Creon the Play Oedipus the Term Paper

Excerpt from Term Paper :

This is a major departure from the Creon seen in Oedipus Rex and reflects his changed role. In addition, he sees changing one's mind as a weakness, "womanish," an undesireable trait in a king. Once he's made a decision he feels he must stick by it even if he suspects it might have been incorrect.

The first decision Creon makes that affects this play is that he will give Etocles a state funeral, but that Polynices' body is to be left out in the open, unsanctified, and left for the animals to eat. This is a terrible fate for a Greek, who must have certain rites performed to move on to the next life. Creon sided with Etocles, but both brothers broke the agreement.

Antigone is outraged that Etocles is to be ushered in to the next life proplerly but not Polynices. She takes a stand and decides to perform the rites herself. Polynices' body is seen with ceremIsmene onial dust on it, indicating that someone has disobeyed Creon's edict. He follows one bad, rigid decision with another: even though Antigone is his niece, and even though he promised her father he would look after her, he sentences her to death for ignoring his rule about Polynices.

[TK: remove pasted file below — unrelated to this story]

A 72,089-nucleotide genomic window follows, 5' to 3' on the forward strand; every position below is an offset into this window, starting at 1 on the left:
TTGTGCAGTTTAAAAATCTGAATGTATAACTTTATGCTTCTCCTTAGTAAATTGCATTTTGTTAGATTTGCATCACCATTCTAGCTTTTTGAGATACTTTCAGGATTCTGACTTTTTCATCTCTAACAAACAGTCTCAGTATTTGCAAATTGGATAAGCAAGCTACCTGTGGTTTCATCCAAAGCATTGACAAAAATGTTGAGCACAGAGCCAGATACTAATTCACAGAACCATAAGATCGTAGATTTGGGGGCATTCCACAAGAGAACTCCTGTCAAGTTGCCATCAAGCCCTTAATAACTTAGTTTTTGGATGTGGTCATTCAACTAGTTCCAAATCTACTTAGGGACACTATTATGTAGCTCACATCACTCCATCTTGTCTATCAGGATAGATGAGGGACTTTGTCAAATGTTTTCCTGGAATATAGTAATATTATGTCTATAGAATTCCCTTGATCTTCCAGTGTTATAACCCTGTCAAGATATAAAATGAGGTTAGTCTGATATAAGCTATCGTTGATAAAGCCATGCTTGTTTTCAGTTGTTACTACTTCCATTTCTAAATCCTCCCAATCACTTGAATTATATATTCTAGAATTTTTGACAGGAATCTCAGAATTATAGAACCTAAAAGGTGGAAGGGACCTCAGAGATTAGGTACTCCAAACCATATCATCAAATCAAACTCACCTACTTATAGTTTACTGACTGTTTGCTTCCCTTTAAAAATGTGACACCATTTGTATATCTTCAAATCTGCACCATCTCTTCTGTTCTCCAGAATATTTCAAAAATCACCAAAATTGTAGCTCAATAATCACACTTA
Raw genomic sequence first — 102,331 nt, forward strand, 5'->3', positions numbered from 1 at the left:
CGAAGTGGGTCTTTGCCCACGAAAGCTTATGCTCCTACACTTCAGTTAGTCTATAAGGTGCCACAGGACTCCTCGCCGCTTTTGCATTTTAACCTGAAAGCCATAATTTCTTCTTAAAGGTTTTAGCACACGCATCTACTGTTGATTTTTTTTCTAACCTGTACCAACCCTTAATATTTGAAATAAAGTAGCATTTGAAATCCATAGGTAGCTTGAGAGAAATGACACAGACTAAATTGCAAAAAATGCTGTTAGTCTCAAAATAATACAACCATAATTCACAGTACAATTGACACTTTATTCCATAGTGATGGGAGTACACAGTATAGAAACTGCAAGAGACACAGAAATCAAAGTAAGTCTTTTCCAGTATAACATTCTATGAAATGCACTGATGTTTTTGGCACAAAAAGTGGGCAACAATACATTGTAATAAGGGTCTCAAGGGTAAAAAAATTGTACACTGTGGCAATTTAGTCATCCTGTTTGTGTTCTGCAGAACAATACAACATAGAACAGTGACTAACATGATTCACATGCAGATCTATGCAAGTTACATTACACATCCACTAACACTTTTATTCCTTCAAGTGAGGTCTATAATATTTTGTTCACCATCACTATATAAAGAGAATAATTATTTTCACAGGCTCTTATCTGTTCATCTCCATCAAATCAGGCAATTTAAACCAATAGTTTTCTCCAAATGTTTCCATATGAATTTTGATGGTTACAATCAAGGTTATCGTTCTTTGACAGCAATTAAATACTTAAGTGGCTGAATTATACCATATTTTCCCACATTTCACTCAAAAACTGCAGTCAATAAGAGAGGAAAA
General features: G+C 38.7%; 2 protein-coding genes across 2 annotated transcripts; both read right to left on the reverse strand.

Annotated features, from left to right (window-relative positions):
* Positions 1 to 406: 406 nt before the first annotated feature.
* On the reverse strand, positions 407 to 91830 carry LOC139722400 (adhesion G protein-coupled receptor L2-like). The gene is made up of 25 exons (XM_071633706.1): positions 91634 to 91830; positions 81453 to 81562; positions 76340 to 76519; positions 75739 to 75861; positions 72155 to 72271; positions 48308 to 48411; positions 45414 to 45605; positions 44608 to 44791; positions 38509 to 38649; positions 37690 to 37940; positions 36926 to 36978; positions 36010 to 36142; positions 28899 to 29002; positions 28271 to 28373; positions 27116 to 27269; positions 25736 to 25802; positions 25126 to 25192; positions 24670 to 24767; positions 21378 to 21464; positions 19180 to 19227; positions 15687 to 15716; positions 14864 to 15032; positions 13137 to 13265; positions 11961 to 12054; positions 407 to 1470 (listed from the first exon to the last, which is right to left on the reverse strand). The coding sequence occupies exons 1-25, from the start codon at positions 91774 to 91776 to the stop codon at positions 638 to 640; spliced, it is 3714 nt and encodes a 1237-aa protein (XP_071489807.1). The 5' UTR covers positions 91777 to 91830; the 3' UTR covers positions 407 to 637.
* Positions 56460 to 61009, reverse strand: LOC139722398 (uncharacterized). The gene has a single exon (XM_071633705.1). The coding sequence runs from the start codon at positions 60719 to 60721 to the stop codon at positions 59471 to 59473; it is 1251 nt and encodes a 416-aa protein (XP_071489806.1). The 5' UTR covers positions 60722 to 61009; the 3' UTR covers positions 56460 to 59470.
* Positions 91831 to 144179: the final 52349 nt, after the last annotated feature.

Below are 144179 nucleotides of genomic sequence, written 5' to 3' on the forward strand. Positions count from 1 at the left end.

In one way, it appears that Creon had more confidence in his role when he was a helper to the king than when he was king himself. As Oedipus' assistant, he knew exactly what to do and exactly how to behave. He was an honest, rational man, and he spoke the truth even when the truth was unwelcome. Without his personal integrity and courage, Oedipus would not have found out that it was his actions that had brought Thebes to grief. But in the next play, Antigone, this determination has gone too far. Creon is afraid to reconsider decisions based on new information, nor to consider any viewpoint but his own. He does not have a sound reason for dooming Polynices to an unannoited death. When he sentences her to death, he brings great grief on himself. HIs son, in love with Antigone, kills himself. Then Creon's wife kills herself in grief over losing her son.

While Creon was a wise advisor for Oedipus, he was a better advisor than decision-maker. His single-minded view of what was right and wrong served him well when Oedipus was king, but that trait became stubbornness when he was the ruler, and brought another round of grief to the ruling house of Thebes.

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